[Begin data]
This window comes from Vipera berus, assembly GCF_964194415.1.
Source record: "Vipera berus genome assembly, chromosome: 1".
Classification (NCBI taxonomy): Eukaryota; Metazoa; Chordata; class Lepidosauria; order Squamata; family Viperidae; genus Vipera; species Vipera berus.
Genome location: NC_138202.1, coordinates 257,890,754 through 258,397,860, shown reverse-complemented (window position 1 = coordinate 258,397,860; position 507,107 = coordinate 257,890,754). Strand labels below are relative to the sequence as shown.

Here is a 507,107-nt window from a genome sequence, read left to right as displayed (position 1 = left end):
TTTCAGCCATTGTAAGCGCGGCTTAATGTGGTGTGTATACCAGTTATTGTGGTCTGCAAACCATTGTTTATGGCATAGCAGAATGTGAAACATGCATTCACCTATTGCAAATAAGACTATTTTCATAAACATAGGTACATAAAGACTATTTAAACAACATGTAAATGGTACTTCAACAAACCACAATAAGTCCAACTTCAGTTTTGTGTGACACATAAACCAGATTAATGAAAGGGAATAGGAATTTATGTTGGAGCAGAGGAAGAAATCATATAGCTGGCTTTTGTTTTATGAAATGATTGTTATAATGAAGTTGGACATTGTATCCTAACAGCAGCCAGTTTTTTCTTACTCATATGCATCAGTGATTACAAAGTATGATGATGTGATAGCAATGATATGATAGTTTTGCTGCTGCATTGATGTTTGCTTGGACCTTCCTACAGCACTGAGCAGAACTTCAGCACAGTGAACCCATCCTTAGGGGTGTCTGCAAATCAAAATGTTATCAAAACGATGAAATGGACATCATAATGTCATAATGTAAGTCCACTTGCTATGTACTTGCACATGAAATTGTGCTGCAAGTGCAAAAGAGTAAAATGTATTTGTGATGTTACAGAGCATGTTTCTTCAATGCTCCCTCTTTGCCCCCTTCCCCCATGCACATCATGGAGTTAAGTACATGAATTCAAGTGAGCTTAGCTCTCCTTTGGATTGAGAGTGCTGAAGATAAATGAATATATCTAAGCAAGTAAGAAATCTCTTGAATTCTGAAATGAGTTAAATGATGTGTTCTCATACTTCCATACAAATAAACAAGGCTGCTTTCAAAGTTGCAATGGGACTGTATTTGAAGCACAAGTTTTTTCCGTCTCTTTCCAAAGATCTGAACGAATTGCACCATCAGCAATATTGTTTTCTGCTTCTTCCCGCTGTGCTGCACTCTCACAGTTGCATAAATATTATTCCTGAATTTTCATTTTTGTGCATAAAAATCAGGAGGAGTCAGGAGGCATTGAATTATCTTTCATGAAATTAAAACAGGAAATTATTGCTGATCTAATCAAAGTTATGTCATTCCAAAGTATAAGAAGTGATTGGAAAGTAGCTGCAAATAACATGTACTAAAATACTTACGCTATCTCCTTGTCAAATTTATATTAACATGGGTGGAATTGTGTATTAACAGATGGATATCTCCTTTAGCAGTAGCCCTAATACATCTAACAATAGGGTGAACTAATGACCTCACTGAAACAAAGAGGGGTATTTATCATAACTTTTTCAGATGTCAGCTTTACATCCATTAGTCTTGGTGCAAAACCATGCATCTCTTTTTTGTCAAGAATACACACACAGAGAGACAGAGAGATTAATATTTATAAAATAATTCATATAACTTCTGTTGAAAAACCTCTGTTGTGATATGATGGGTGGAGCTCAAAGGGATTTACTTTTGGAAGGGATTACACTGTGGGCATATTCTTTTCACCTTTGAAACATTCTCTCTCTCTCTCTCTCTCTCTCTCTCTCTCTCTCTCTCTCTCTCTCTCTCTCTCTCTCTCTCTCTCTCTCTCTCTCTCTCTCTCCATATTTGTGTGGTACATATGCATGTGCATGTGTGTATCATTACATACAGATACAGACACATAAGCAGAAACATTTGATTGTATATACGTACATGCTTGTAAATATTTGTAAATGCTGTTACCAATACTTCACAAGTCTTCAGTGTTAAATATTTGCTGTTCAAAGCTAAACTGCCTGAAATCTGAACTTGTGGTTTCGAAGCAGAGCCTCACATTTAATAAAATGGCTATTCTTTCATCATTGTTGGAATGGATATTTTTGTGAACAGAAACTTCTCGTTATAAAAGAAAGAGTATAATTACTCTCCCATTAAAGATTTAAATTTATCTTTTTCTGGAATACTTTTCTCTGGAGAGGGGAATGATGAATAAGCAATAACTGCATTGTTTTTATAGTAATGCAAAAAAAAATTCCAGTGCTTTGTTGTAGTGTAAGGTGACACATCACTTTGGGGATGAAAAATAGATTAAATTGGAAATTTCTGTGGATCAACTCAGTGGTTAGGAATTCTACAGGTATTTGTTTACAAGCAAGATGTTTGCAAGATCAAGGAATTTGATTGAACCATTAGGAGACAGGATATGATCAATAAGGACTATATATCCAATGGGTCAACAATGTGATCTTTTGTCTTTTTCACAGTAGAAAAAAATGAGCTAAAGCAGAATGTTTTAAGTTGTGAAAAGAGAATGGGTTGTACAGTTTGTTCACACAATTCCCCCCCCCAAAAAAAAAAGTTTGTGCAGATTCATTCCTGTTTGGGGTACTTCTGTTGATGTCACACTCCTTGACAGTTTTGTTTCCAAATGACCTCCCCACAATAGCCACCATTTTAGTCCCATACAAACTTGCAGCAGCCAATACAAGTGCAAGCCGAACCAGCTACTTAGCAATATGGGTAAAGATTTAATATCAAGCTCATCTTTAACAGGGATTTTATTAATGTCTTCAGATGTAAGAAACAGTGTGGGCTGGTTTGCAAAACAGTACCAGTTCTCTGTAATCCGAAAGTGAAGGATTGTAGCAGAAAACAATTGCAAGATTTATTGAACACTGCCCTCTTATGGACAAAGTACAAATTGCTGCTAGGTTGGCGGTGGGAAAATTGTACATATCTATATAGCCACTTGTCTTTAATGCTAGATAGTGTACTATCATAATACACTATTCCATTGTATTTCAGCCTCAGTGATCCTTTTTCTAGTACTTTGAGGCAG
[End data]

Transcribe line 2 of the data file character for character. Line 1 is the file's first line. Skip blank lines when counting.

Source record: "Vipera berus genome assembly, chromosome: 1".